As we explore projects where mySociety can help address the climate crisis, as an organisation we’ve also been trying to understand the carbon impact of our existing work.
Using Code for Australia’s carbon calculator as a really helpful guide and starting point, we’ve estimated mySociety’s 2019 and 2020 carbon footprints.
In 2019 this was 74 tonnes of CO2, and so far in 2020 it’s, as you’d expect in a year that includes several months of lockdown, substantially lower at around 23 tonnes.
It’s proving frustratingly difficult to place these figures in context: even while using their methodology, we can’t accurately compare the outcome to Code for Australia’s given their very different geographical situation and activities; and as a remote organisation where all employees work from home, our footprint is always going to be different from more conventional set-ups. If you think your organisation bears similarities to ours, and you’ve also calculated your emissions, please do let us know!
As for addressing our output, we are pushing a two pronged approach: we’ve already changed staff policies to encourage more sustainable working methods and to ensure a significant reduction in our future emissions; and, currently, having learned of disturbing failings in even the most-recommended offsetting services, we are researching where we might be able to make direct payments to mitigate the carbon we produce.
|mySociety 2019 carbon footprint|
|Item||Total CO2 (metric tonnes)||Percentage of total|
|Servers – manufacture||5.120||6.96%|
|Servers – electricity||7.199||9.79%|
|Laptop – manufacture||1.655||2.25%|
|Laptop – electricity||0.475||0.65%|
The biggest contribution to carbon expenditure in 2019 was travel. mySociety is a distributed organisation, with staff all around the UK. While on a daily basis that means very little commuting, we do (or did pre-COVID) meet up frequently in teams, and three to four times a year the entire organisation convenes in one place. International research contracts that require onsite interviews can mean long haul plane journeys, and travelling to the international events that we organise requires some air travel as well.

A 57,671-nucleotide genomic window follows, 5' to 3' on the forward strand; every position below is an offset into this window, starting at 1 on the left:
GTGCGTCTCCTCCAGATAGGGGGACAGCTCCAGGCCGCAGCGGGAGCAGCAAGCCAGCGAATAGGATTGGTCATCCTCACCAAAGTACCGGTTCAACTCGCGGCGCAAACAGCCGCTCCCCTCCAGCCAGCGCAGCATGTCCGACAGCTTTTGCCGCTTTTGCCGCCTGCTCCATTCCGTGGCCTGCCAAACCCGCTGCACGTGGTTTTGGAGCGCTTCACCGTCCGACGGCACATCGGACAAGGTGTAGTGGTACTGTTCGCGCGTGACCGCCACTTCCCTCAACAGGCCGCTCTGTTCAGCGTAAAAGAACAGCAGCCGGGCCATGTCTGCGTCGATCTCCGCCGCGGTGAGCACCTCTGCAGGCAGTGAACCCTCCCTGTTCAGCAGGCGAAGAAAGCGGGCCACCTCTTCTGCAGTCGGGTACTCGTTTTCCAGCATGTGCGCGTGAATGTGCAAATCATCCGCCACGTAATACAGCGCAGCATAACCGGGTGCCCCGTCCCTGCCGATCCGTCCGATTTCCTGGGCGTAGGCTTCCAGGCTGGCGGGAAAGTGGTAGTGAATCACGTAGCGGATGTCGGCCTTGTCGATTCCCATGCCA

As an organisation we produced 47 tonnes of carbon in travel in 2019, with 75% produced by relatively few longhaul plane flights. The overall contribution of train travel is relatively low despite a large number of journeys (349). There were far fewer domestic plane journeys, but even so they accounted for almost as much carbon as train trips within the UKs.
|Mode||Journeys (one way)||CO2||% C02||Total distance||% Total distance||Average C02 per journey|
|Long distance plane||24||35,297||75%||73,201||63%||2,941|
|Short hop plane||31||5,366||11%||11,938||10%||298|
While for obvious reasons our 2020 travel costs are much lower, we are keen to avoid a return to the ‘old normal’.
Over the last year, our policy towards ‘short’ plane journeys has changed. When staff do travel, if their destination can be reached within 7.5 hours door-to-door by train (or other forms of sustainable public transport) they should take this option rather than flying, except in mitigating circumstances around safety or accessibility.
Additionally, if staff choose low-carbon holiday travel they are entitled to claim additional annual leave, as part of mySociety’s involvement in the Climate Perks scheme.
Our wider environmental policy can be read on our website.
Image: Providence Doucet